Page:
# Double gravitational potential energy paradox

Gold Member
I've recently noticed a very simple paradox in semi-Newtonian
gravity which seems to say that there must be some rest energy
in the field. However, this obviously conflicts with the GR
position. I'm wondering if anyone can spare a moment to clarify

In basic Newtonian gravity, the change in potential energy of a
system when a pair of objects of mass m_1 and m_2 are moved from
a distance r_1 apart to distance r_2 (and brought to rest) is of
course:

U = - G m_1 m_2 (1/r_2 - 1/r_1)

However, both of these objects can be considered separately to
have decreased in potential energy by this amount, relative to
one another, which seems to imply a total change in the potential
energy of twice the external change. In basic Newtonian theory,
this is not a problem, as the potential is relative, and is of
course subject to an arbitrary additive constant anyway.

If we go a little further and consider clock rates and scalar
potentials, we see that the clock rate of each of the objects,
and hence its rest energy, is decreased by the factor of the form
(1 - Gm/rc^2) due to the potential of the other. This has the
effect of decreasing the total energy of each of the two objects
by the above amount of potential energy and means that the total
energy of the two objects has most definitely decreased by twice
the potential energy change of the system as a whole.

This means that in order for energy to be conserved, half of the
internal potential energy change must have been balanced by a
change elsewhere in the system. As far as I can see, the only
possible candidate for "elsewhere" is the gravitational field.

The relative amount of the energy that must be in the field (to
first order) is exactly the opposite of the (negative) amount
that would be present in a corresponding electrostatic
configuration, and therefore I assume that to complete this
semi-Newtonian model, a field energy density g^2/(8 pi G) in the
same mathematical form as the Maxwell energy density of the
electrostatic field would exactly match the requirements.

Does this seem valid? If so, how does this fit with the
standard interpretation that GR denies the existence of
rest energy within the field? I feel that although this
idea involves approximations and simplifications, I cannot
see any obvious reason why it should not carry over to GR.

Note that despite the similarities, this semi-Newtonian model has
some quite distinct differences from the Coulomb electrostatic
model. In the Coulomb theory the potential energy is taken to be
half of the integral of the charge density times potential, and
this is then mathematically shown to be equal to the integral of
the field energy density, on the assumption that the potential
tends to zero at a distance. In the semi-Newtonian gravitational
case the approximate potential is of the form (1 - Sum(Gm/rc^2))
summed for all local masses, which tends to 1 rather than 0, so
there is an extra term in the integral and it doesn't have a
factor of a half. It comes out as follows:

energy of masses within potential + 2 * energy of field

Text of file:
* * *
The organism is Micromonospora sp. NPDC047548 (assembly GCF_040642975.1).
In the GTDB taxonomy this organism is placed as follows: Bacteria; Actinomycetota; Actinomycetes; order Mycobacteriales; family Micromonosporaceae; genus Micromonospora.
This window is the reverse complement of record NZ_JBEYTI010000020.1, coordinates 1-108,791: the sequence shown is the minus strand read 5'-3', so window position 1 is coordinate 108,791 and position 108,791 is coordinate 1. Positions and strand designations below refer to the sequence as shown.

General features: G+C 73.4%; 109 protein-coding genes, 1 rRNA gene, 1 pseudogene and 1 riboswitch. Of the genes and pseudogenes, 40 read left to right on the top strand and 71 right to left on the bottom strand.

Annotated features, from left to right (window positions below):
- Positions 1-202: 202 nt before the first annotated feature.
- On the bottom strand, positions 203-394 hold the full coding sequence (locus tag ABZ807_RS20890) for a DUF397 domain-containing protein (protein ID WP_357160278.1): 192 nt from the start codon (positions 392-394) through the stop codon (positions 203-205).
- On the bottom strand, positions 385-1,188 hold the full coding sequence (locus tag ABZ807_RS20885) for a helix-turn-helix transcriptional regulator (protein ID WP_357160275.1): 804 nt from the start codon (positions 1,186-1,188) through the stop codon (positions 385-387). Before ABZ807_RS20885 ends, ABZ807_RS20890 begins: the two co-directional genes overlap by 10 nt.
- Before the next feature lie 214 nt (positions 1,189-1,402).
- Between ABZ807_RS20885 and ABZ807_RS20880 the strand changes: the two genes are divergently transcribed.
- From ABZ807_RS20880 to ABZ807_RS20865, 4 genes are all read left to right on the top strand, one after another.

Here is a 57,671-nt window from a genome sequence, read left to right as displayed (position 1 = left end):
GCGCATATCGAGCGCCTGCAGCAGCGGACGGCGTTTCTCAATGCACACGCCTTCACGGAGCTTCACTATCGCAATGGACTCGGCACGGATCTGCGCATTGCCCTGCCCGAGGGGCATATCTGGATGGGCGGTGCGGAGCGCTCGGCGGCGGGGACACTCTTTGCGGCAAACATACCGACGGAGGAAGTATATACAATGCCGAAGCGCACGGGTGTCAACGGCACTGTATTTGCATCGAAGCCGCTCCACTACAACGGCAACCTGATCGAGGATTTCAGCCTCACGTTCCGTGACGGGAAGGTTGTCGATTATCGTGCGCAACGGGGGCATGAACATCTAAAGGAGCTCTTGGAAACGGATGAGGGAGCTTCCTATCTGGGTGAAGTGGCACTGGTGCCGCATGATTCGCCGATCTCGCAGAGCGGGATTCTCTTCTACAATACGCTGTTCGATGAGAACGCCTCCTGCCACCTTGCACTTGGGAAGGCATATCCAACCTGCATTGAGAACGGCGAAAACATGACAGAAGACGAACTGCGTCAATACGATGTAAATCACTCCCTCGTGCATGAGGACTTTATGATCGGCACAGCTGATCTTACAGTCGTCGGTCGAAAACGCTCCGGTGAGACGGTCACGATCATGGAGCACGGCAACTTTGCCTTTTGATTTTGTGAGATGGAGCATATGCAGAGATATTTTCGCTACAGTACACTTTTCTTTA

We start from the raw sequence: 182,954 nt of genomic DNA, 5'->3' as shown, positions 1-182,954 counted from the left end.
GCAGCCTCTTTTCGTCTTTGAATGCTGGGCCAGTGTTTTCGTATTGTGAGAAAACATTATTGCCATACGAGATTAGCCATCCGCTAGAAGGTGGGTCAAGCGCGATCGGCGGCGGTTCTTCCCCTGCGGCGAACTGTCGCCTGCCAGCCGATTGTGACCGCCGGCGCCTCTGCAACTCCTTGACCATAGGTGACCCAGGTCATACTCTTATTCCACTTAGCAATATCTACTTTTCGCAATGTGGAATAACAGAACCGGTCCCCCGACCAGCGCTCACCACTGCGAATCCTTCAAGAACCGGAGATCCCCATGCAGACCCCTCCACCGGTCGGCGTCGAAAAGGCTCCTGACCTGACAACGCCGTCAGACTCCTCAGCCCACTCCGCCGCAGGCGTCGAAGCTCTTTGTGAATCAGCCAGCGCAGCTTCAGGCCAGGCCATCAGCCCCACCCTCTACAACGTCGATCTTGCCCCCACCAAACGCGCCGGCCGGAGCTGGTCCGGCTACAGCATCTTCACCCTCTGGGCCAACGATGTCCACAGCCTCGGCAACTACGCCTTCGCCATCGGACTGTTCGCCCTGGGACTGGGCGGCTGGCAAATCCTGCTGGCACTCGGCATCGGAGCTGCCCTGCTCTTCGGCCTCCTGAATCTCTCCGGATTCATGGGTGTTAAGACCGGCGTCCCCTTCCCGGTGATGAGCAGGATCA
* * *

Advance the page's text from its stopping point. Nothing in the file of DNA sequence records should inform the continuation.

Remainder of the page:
= original total amount of mass

or to match the description at the start of this note:

energy of masses within potential + energy of field

= original total amount of mass - energy extracted

Jonathan Scott

D H
Staff Emeritus
In basic Newtonian gravity, the change in potential energy of a pair of objects of mass m_1 and m_2 are moved from
a distance r_1 apart to distance r_2 (and brought to rest) is of
course:

U = - G m_1 m_2 (1/r_2 - 1/r_1)

So far, so good. That is the potential energy of the system of two masses.

This next step is plain wrong:
However, both of these objects can be considered separately to
have decreased in potential energy by this amount, relative to
one another, which seems to imply a total change in the potential
energy of twice the external change.

You have introduced a factor of two error. The rest of your post propagates this factor of two error.

Gold Member
No, I'm not that stupid; that's exactly what I consider to be the paradox. I agree that the potential energy of the system as a whole did NOT change by twice the external change. However, in a static relativistic model each of the two bodies is red-shifted due to the potential of the other, so it has lost an amount of energy equal to the potential energy, and that definitely makes a factor of two.

pervect
Staff Emeritus
The bad news first - it is not possible to assign energy to the "gravitational field" in a consistent manner. The problem is that attempts to do so give results for the energy which are dependent on the gauge choice.

See for instance http://www.physics.ucla.edu/~cwp/articles/noether.asg/noether.html

Though the general theory of relativity was completed in 1915, there remained unresolved problems. In particular, the principle of local energy conservation was a vexing issue. In the general theory, energy is not conserved locally as it is in classical field theories - Newtonian gravity, electromagnetism, hydrodynamics, etc.. Energy conservation in the general theory has been perplexing many people for decades. In the early days, Hilbert wrote about this problem as 'the failure of the energy theorem '. In a correspondence with Klein [3], he asserted that this 'failure' is a characteristic feature of the general theory, and that instead of 'proper energy theorems' one had 'improper energy theorems' in such a theory. This conjecture was clarified, quantified and proved correct by Emmy Noether.